Violence against women - Will the proposed reforms make a difference?
The Domestic and Family Violence Protection and Other Legislation Amendment Bill 2016 will be introduced today (16 August, 2016) to the QLD Parliament. This is part of a continued effort to reduce violence, particularly violence against women and children. There have been nine (9) deaths in Queensland alone this year, caused by perpetrators of domestic violence.
As a Gold Coast Family Law Firm, we consider ourselves as one of the “pieces of the puzzle” – as referred by the Minister for the Prevention of Domestic and Family Violence, Shannon Fentiman. The Minister was speaking at a Media Conference held on the eve of the Bill being introduced. Ms Fentiman spoke of the need for a more collaborative approach by government and non-government service providers across all States and Territories of Australia.
Are the changes to the DVPA going to stop Violence Against Women
The proposed legislation can be found at http://www.parliament.qld.gov.au/Documents/TableOffice/TabledPapers/2016/5516T1245.pdf
The changes made by the enactment of the Domestic Violence and Family Protection Act 2012 made it far easier to obtain a Protection Order. We fail to see any need to make further changes so far as making a Protection Order more easily accessible. That was successfully achieved in 2012.
There are already countless Protection Order Applications which are brought (both by men and women) as an abuse of process – aimed solely at achieving some strategic position in a parenting or financial dispute following the breakdown of a marriage or de facto relationship. The concern is that by making further changes, it may lead to a further influx of these types of Applications.
Having reviewed the proposed changes, some seem, at first, somewhat hollow, for instance:
- The increased term of the Protection Order from 2 to 5 years – a party in need of the Protection Order being extended past the 2 year timeframe is already available under the existing legislation; and
- The empowerment of Police to issue a short compass Protection Order – to be known as a Police Protection Notice. There is already provision for this under the existing legislation.
However, there are some substantive changes regarding these Police Protection Notices, which include:
- Making the Notices mandatory in some instances;
- Widening the circumstances in which the Notices may be issued – including that the Notices may be issued when the perpetrator has fled and is not capable of being located; and
- The Notices may include more conditions, including importantly an Ouster condition – previously the maximum duration a perpetrator could be excluded from the family home was 24 hours.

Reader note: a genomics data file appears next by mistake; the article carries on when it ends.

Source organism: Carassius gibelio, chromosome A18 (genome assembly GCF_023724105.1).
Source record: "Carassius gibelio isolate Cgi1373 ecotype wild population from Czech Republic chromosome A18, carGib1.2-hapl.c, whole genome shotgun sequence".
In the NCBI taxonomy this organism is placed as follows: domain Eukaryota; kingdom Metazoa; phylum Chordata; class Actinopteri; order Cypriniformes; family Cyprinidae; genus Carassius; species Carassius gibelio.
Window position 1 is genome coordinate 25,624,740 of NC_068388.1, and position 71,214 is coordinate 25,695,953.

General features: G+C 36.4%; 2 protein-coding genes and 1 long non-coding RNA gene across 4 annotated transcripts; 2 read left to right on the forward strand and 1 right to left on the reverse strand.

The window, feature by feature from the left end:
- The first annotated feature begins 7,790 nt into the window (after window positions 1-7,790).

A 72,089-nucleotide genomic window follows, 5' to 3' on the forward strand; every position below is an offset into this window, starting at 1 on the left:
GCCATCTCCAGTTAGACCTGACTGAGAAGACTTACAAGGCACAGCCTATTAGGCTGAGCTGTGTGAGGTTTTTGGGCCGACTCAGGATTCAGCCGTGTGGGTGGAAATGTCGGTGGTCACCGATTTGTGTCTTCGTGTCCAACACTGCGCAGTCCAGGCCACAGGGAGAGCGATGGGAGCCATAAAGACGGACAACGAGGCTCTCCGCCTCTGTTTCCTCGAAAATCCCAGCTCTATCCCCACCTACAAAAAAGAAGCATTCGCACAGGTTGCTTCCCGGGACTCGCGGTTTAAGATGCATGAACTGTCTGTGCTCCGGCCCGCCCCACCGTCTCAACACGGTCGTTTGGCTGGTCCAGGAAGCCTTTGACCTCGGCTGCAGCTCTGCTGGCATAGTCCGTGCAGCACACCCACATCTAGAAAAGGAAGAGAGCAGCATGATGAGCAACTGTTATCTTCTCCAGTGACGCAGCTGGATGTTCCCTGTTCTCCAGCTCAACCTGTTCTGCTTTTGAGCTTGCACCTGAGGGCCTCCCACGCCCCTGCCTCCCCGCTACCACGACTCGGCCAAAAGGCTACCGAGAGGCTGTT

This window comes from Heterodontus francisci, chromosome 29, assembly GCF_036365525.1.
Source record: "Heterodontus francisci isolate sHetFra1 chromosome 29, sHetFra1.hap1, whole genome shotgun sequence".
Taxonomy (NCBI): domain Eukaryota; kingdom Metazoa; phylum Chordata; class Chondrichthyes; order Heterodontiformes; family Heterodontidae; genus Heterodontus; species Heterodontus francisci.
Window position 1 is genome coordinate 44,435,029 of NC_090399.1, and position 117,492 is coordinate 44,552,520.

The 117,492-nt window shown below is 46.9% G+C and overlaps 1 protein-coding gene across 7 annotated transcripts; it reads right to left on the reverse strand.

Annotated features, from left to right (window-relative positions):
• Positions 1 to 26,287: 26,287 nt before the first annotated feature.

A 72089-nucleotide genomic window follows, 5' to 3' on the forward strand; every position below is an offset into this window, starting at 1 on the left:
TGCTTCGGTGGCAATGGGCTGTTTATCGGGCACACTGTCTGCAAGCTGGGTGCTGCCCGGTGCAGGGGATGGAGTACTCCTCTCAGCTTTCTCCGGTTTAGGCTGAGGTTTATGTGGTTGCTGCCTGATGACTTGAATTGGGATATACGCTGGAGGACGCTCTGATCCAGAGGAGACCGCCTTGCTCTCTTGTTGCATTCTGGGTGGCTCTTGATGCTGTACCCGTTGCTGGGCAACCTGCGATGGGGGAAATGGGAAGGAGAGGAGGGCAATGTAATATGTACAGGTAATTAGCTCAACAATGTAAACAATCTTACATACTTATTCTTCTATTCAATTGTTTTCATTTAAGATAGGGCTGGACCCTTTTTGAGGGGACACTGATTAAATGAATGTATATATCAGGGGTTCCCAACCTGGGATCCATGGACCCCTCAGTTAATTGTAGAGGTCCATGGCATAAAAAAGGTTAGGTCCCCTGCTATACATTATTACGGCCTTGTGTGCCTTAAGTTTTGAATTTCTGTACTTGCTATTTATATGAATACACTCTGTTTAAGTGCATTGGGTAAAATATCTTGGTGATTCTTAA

Violence Against Women – How to stop it
Greater Resources and Training for Police
We support there being greater resources and training provided to front line services, particularly the QLD Police Service. The number of occasions where we have observed a less than adequate response to victims of domestic violence is hugely concerning.
It is unfortunately the experience of some of our clients that, even with the benefit of a Protection Order, they are not enforced by the Police. They are asked to wait for hours at a Police Station at all hours of the night, sometimes with young children, to provide a statement or make a complaint. Turned away and criticised because they do not have evidence to prove their allegations or claims.
Rhetorically, what good is a Protection Order if it is not enforced? What is the purpose of making it easier to get a Protection Order or increasing the duration of the Order, if the Orders are not enforced?
The DV Court
The new DV Court being trialled at the Southport Magistrates Court is, in our view, a great success. Designated Magistrates dealing with DV related criminal offences ensures consistency. The Magistrates are sternly but appropriately dealing with matters involving breaches of Protection Orders.
If there is a weak link in the chain, it is getting offenders who breach Protection Orders before these Magistrates.
We know of an instance where a presiding Magistrate made an official complaint when it was revealed during a Trial that inadequate steps had been taken by the Police to ensure the protection of a female victim following an incident of violence. The proposed changes to the Police Protection Notices may mean that circumstances such as these are avoided – of course this will only be so if the Police are adequately trained and have the requisite knowledge of the legislation (if enacted).
Enough Media Conferences
Whilst we applaud the effort and focus on the issue, enough Media Conferences – let’s see some real changes and proper resource allocation which actually save lives and stops violence against women.